An autoclave is a pressurized steam oven, not a vacuum oven.

Masked and Anonymous 10:53 AM  

yep. SESAMES. Sesame seeds = sesames. Sorta like top seeds = tops.

Different theme mcguffin slant, which I kinda had to like. Even tho it did that one weirdball rebus-like square trick. Alberto VO5 had no recognition problem, at our house, btw.
VO5 gets today's staff weeject pick, of course. It was the theme revealer, plus it got to be one of the six caged weejects in the outstandingly tight little NE & SW cul-de-sacs. Pebble Beach golf clap.

Primo fashionable Ow de Speration moment = FLATCAP. Anagram of FATCLAP.

fave sparkly bits: POMADE. Featured in the "Oh Brother Where Art Thou" flick. RAMMER gets at least a strong har. VACUUMOVEN is new to m&e, but it sure saved the puz from bein a total U-vacuum. I definitely want a job where U get to use rammers and vacuum ovens … unless I gotta be a Republican Caulk-ass dude to do so, of course. [U deserved better, Ms. Cheney darlin.]

Thanx for the fun, Ms. Gray darlin. The five themers + VAN + VERA + … oh, not quite. Shoot -- Coulda had a V-8.

Masked & AnonymoUUs


them single rebus-like squares can be lifesavers:
**gruntz**

albatross shell 10:54 AM  

Counting LENs.
If you can turn "right" on "E" as in a recent puz: 2
If you can turn down on "E" coming from the east: 1
If you can turn down on "E" coming from the west: 1
If you can move like a knight in chess: 1

Just got the Sunday moments read:
A lotta sensitive folks out there.
I especially enjoyed @CDilly52's story and attitude. Pain and angst transformed. That's how to do it if you can.
And thanks to @Nancy for her lyrics link.

Aelurus 11:00 AM  

Another fun puzzlet. When I got to VO_ had to pause and think for a bit if it would really be an Arabic number, but from the 56D golf clue I figured yep, go for it.

Learned 29D Chichen ITZA; 27A VIDALIA ONION, not that it exists but that it’s Georgia’s official vegetable; and 51A FLAT CAP, which, when I finally get to Scotland, I’ll purchase.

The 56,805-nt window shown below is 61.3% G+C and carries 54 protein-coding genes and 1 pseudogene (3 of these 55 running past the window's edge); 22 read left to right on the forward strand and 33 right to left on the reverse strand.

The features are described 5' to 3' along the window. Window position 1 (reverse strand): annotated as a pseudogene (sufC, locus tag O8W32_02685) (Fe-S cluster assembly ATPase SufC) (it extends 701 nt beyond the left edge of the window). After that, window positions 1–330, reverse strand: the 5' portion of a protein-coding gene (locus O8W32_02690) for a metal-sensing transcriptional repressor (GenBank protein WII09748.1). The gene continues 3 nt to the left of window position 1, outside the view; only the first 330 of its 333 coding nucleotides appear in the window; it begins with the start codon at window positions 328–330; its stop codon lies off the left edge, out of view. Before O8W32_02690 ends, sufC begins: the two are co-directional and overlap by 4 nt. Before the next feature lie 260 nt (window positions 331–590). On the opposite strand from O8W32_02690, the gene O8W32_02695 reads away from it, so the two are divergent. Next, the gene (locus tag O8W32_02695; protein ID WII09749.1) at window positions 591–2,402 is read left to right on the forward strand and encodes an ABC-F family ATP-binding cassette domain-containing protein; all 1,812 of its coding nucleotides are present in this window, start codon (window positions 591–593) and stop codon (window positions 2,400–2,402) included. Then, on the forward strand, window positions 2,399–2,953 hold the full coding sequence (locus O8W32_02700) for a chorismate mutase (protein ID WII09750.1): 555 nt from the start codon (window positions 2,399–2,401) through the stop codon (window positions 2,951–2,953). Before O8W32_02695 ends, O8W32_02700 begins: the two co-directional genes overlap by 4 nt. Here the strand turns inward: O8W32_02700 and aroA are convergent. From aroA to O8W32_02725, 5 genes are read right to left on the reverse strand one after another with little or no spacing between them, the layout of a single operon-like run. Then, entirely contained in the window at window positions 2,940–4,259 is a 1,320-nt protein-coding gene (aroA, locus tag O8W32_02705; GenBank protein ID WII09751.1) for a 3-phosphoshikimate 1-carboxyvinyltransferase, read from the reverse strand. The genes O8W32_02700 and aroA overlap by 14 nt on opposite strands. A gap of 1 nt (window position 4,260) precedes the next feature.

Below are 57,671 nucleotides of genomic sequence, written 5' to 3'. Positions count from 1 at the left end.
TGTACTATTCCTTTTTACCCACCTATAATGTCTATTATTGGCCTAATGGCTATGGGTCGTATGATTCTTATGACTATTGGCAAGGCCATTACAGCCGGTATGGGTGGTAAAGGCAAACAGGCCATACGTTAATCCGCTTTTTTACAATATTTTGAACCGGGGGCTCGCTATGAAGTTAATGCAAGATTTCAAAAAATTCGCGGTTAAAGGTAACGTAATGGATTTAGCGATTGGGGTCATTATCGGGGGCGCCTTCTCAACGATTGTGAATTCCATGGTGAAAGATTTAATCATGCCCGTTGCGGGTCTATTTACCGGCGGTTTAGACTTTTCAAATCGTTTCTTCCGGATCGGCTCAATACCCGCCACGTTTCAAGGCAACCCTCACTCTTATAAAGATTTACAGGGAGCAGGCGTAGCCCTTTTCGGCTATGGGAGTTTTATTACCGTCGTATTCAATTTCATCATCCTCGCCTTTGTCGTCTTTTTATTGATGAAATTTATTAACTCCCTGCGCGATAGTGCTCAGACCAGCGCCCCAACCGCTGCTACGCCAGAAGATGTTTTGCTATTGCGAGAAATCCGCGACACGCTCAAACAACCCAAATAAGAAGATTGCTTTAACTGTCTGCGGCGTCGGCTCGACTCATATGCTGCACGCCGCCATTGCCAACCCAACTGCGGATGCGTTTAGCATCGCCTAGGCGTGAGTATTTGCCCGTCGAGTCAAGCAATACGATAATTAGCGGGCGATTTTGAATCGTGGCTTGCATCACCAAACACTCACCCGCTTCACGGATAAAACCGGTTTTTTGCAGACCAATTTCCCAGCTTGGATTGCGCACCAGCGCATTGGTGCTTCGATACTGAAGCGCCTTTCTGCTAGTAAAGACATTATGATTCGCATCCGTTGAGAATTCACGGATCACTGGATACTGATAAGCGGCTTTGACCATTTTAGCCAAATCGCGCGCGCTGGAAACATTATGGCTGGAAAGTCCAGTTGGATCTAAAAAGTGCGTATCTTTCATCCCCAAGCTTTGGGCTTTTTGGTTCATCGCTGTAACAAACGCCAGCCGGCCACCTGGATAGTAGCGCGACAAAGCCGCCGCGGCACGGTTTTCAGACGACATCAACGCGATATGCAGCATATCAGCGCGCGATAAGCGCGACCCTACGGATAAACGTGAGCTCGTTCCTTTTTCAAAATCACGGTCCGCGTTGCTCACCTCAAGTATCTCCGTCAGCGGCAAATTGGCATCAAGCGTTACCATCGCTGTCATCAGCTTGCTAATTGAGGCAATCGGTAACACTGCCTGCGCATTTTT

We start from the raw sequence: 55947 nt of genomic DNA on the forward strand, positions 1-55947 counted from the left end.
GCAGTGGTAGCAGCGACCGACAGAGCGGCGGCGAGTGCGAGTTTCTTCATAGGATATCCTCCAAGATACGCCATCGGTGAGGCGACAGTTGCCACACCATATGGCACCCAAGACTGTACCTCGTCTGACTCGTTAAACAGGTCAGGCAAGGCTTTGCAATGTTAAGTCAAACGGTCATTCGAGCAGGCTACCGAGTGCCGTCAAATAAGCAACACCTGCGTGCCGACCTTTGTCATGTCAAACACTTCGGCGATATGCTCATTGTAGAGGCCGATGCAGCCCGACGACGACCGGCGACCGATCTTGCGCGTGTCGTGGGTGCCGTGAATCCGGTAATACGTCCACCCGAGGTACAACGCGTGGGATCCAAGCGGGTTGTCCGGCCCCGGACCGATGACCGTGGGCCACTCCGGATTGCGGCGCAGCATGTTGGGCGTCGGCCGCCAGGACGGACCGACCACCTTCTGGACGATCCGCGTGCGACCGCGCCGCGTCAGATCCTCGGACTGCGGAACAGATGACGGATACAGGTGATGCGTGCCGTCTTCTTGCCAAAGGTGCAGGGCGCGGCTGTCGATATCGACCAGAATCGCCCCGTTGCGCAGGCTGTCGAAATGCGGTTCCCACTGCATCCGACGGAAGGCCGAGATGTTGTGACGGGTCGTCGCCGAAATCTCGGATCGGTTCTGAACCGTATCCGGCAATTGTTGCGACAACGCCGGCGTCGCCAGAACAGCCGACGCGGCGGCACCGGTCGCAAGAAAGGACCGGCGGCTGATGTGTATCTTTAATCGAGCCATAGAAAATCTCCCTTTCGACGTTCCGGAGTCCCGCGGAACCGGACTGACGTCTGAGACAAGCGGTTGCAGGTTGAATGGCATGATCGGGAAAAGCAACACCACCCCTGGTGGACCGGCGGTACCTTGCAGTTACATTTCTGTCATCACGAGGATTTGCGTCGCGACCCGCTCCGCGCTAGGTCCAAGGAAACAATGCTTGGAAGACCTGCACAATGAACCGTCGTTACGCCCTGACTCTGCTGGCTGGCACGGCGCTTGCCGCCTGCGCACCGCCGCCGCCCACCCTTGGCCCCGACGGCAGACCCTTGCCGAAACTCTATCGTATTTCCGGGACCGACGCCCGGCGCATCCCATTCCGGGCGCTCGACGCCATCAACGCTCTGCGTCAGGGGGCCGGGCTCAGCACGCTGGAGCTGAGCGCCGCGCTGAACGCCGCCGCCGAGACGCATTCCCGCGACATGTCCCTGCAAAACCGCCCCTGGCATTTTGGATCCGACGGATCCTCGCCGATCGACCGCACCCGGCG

Wondered where Grenoble was in France and found out about les bulles, totes adorbs bubble cable cars that travel from the city to the Bastille, a fortress atop a hill giving panoramic views of the city and surrounding mountains. One of the first city cable cars, built in 1934 (fingers crossed - this is my first attempt at a live link):



Thanks, Tracy!

@Barbara S. 8:30 am – Always nice to start a day with some literary nonsense, thanks!

@Nancy 9:00 & 10:40 am – Ah, the Vidalia sweet onion might not take center stage in many dishes, perhaps in the wonderful onion soup you mention, but in my hot dishes (@jberg 9:58, yes even there), cold salads, and plain old sandwiches it (or a cousin) makes lots of appearances. Thanks for pointing out it’s also the reverse of the initialism theme. Another plus! :)

Joe Dipinto 11:05 AM  

What Linus is wearing in the Peanuts strip is technically a newsboy cap, with the "button" on top and slightly pouffy sides. @Rex, your Wikipedia entry specifies that Flat cap is "Not to be confused with Newsboy cap." (Hat philistines will use the terms interchangeably, however.)

I thought of VEAL OSSO BUCO as an alternate themer, but osso buco is two words and veal is redundant since it's almost always made with veal.

@Nancy – I just gambled on the first word in yesterday's Cryptogram, because the repeat locations of those letters looked favorable throughout. I did get the contractions quickly from that.

Karl Grouch 11:07 AM  

V.O will always remind me of the rare (surely less than 5) movie theaters that showed undubbed films ("Version Originale") when I used to live in France.

Joaquin 11:12 AM  

@JD (7:53) - I hereby declare you today's *winner*!

Unknown 11:16 AM  

@ nancy
It looks like there was a movement for Sweet corn to be the NYS vegetable. Not sure if that came to fruition, if you get my drift. Sorry, I didn't mean to be corny.